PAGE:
[00:18:52] But look, a Ponzi scheme is where you take in. The money, right? Assume like people believe it's a legitimate cause. You take in the money and then you steal the money. I mean, that, that's it, right? And then as, as a percentage of those people want to get their money back, you keep taking in new money and then you pay the percentage of the people that are, that are wanting to withdraw their money cuz they, because this, the fake stock went down or whatever, and, and, and you just pay them back.

[00:19:21] But you've stolen the core amount, right? You've taken a hundred million and 5% of those people wanna withdraw. But you keep taking in 10 million, 10 million, 10 million, you go ahead and you, you pay those people back with the new money that you get. The problem with the Ponzi scheme is when the new money dries up because you've already spent and stolen the core amount.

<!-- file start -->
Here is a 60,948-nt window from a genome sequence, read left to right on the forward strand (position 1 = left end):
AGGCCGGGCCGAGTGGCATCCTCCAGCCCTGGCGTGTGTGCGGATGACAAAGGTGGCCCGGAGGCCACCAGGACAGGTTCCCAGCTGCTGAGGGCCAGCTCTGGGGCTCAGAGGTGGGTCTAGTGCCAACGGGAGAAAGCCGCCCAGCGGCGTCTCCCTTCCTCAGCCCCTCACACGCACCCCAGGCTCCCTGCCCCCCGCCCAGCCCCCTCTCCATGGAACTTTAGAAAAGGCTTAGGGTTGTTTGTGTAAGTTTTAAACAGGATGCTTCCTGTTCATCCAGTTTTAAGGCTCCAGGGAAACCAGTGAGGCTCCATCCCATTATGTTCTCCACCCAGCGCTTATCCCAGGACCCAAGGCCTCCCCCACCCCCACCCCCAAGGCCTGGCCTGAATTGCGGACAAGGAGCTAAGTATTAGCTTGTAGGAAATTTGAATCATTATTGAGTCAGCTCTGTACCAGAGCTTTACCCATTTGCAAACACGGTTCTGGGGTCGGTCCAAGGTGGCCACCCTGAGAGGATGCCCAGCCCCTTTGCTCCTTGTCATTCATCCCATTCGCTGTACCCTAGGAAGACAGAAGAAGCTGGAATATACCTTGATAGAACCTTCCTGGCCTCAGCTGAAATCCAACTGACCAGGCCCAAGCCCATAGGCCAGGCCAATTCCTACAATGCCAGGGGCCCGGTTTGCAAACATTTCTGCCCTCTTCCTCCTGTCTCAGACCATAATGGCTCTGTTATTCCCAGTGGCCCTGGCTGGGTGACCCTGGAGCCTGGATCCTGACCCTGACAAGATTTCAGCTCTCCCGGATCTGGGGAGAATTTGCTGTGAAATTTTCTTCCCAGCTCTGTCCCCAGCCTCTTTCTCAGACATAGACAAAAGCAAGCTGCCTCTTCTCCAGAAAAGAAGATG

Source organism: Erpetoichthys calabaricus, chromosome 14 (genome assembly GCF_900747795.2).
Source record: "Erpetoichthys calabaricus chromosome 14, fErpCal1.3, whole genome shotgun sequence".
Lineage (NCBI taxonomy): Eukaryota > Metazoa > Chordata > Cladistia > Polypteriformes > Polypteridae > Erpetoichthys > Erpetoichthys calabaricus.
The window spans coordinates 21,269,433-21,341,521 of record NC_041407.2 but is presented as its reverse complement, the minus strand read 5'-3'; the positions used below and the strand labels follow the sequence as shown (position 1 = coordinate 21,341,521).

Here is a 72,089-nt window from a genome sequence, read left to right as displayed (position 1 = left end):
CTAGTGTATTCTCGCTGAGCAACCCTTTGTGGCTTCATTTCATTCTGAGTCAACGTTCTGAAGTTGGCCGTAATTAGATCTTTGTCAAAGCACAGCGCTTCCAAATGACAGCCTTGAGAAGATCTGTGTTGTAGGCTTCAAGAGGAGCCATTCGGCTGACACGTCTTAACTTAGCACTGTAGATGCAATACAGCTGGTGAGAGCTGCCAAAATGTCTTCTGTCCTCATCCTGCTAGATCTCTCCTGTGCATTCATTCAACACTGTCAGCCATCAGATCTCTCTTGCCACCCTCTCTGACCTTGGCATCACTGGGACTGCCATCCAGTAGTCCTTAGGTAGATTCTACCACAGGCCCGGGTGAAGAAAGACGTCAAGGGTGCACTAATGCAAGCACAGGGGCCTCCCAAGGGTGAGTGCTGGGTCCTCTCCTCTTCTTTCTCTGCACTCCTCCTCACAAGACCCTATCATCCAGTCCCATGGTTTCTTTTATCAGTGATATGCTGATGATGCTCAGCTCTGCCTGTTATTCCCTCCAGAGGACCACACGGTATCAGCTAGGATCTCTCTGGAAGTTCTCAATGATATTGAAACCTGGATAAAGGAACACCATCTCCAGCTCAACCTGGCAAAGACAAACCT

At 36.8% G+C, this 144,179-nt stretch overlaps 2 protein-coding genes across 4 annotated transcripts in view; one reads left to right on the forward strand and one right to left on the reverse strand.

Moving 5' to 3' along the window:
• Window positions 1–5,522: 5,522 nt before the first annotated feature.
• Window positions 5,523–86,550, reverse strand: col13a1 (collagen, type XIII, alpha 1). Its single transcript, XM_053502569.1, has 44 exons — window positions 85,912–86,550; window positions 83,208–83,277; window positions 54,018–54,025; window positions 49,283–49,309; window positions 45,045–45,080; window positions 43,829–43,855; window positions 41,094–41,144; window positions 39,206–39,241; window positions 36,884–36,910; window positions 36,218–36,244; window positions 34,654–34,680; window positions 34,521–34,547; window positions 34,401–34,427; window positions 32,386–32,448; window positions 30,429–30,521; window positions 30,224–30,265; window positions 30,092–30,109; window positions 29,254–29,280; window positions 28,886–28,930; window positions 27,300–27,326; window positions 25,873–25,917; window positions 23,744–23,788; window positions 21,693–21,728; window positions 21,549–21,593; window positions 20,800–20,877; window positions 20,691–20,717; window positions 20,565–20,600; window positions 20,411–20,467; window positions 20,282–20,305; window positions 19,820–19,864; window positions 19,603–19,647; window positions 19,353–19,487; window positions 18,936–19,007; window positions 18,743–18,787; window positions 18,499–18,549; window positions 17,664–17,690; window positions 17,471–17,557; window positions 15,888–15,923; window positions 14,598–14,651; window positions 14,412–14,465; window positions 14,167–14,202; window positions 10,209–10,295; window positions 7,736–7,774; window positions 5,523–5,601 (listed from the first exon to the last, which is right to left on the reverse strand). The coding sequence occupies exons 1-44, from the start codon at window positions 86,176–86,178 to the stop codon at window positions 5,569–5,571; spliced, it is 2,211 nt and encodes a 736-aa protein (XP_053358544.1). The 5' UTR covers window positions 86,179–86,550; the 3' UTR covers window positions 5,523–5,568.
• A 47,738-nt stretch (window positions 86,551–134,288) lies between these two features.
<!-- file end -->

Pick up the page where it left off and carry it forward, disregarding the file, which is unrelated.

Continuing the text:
[00:19:43] And that's what happened here. Like what Mark just explained, when Bitcoin crashed, they did a run on the bank. They did a run on the exchange, they wanted their money back, he didn't have it. Right. And not only didn't he have it, but he had to find a way out cuz he knew he was going to go down and go to prison.[00:20:00] 

[00:20:00] Because he had taken millions of dollars from people they had, they had met. Now according to Jennifer, this all kind of came to fruition, right? The exit scam kind of hits on December 9th, 2018. So Bitcoin's taken a dive throughout the year. And so what happens is Jennifer and, Gerry Cotton take a honeymoon right south of France.